China posted better-than-expected second-quarter gross domestic product (GDP) figures, but economists say there's little evidence of progress in rebalancing its economic growth model towards domestic consumption.
GDP growth picked up to 7.5 percent on year in the June-April quarter, from 7.4 percent in the previous three months, as Beijing's targeted stimulus measures began to pay off.
"The recovery is clear, but this recovery can't be seen at the consumer level, it's driven by infrastructure spending that the government has planned. That's troubling," Dariusz Kowalczyk, senior economist/strategist, Asia ex-Japan at Credit Agricole told CNBC on Wednesday.
In April, the government rolled out a mini stimulus package designed to boost spending on infrastructure including railways and social housing. As a result, fixed asset investment climbed 17.3 percent in the first six months of 2014 compared with a year earlier, while retail sales rose just 12.4 percent in June from a year ago, in line with analysts' predictions.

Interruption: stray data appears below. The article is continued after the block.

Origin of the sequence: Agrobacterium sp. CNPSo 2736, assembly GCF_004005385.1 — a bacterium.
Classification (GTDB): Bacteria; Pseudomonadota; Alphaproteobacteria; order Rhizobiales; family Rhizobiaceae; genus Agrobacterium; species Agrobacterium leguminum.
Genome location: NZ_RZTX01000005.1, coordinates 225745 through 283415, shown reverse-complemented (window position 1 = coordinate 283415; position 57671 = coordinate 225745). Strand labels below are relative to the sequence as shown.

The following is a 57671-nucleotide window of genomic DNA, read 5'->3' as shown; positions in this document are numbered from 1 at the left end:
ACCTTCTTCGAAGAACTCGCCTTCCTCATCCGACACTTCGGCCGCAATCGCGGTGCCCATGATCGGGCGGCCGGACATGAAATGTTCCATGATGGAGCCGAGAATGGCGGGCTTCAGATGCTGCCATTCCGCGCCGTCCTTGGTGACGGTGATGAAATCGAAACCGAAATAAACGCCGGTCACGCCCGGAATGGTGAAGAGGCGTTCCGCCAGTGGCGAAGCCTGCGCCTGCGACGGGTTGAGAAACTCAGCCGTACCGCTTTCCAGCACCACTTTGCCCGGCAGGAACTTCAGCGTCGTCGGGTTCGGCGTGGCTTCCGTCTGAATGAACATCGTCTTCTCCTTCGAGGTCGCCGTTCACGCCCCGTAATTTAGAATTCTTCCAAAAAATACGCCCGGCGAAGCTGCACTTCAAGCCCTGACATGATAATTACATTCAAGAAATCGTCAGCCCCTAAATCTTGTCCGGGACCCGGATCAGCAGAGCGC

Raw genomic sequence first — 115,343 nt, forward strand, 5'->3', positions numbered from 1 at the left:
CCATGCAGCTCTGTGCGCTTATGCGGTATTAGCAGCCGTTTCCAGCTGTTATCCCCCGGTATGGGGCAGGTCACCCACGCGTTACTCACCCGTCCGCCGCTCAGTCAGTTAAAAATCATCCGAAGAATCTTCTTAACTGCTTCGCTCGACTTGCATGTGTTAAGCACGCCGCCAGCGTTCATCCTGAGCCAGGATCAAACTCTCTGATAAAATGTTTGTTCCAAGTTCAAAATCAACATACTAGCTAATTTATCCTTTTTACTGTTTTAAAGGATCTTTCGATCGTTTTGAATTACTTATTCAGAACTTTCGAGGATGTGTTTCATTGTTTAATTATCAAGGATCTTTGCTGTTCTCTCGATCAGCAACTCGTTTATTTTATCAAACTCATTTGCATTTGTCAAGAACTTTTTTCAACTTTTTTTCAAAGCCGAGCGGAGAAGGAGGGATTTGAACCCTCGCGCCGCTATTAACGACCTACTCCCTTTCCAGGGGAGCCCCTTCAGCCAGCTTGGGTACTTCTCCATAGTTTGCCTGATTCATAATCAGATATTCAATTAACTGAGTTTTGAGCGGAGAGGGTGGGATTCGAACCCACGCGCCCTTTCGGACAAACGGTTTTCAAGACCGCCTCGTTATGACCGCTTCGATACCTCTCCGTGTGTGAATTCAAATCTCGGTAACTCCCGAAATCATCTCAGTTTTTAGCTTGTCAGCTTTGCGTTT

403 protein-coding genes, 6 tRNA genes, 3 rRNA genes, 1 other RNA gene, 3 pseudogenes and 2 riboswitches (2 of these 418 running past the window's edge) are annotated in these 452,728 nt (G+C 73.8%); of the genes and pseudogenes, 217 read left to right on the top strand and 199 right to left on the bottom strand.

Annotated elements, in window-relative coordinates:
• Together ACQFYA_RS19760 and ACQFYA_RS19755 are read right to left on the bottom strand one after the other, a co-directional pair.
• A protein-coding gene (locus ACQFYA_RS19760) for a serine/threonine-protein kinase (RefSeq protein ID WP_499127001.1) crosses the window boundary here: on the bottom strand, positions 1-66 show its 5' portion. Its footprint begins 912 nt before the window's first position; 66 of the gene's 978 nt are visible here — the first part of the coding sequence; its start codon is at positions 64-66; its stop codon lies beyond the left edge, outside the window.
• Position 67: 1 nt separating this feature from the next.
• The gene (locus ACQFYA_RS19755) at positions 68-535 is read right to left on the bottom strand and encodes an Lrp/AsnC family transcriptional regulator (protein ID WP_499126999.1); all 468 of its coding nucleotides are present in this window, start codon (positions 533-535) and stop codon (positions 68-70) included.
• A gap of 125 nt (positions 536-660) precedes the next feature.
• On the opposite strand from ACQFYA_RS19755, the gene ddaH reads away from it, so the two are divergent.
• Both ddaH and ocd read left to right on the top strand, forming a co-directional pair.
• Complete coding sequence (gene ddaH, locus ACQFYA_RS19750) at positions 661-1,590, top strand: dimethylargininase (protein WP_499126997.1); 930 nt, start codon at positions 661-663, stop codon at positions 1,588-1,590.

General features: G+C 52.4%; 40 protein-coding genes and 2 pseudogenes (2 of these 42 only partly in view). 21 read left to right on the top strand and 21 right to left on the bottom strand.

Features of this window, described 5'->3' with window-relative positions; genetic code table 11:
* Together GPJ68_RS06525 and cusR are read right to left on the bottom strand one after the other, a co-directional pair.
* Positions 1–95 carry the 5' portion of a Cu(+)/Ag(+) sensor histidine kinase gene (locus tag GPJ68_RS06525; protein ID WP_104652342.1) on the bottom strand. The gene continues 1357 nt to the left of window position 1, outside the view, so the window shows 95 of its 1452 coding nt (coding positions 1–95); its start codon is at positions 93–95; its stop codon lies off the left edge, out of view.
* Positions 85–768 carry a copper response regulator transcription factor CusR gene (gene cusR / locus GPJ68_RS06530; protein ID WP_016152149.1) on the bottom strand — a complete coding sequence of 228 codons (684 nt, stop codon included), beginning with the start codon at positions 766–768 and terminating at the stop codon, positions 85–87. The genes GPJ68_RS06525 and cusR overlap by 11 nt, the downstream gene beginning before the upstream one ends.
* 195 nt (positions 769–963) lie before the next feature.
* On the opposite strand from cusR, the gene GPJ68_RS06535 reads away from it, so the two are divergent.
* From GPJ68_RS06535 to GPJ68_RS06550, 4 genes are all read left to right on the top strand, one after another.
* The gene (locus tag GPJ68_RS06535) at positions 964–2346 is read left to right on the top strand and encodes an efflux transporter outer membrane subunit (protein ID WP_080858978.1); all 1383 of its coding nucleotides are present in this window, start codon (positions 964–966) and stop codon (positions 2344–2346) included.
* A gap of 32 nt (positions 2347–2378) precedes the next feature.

"The gap between investment and consumption remains very wide. Retail sales need to pick up to a pace that equals fixed asset investment, otherwise growth will continue to be imbalanced," he said.
Fixed on a target
Rebalancing the world's second-largest economy away from investment-led towards consumption-driven growth is pivotal for sustaining long-term growth.
Li-Gang Liu, chief economist for Greater China at ANZ says the government's renewed focus on achieving its 7.5 percent growth target means reform measures are likely to be delayed.
"It seems that the 7.5 percent target has become legally binding. If the government is overly concerned about growth they may put the reform agenda on the back burner," Liu said.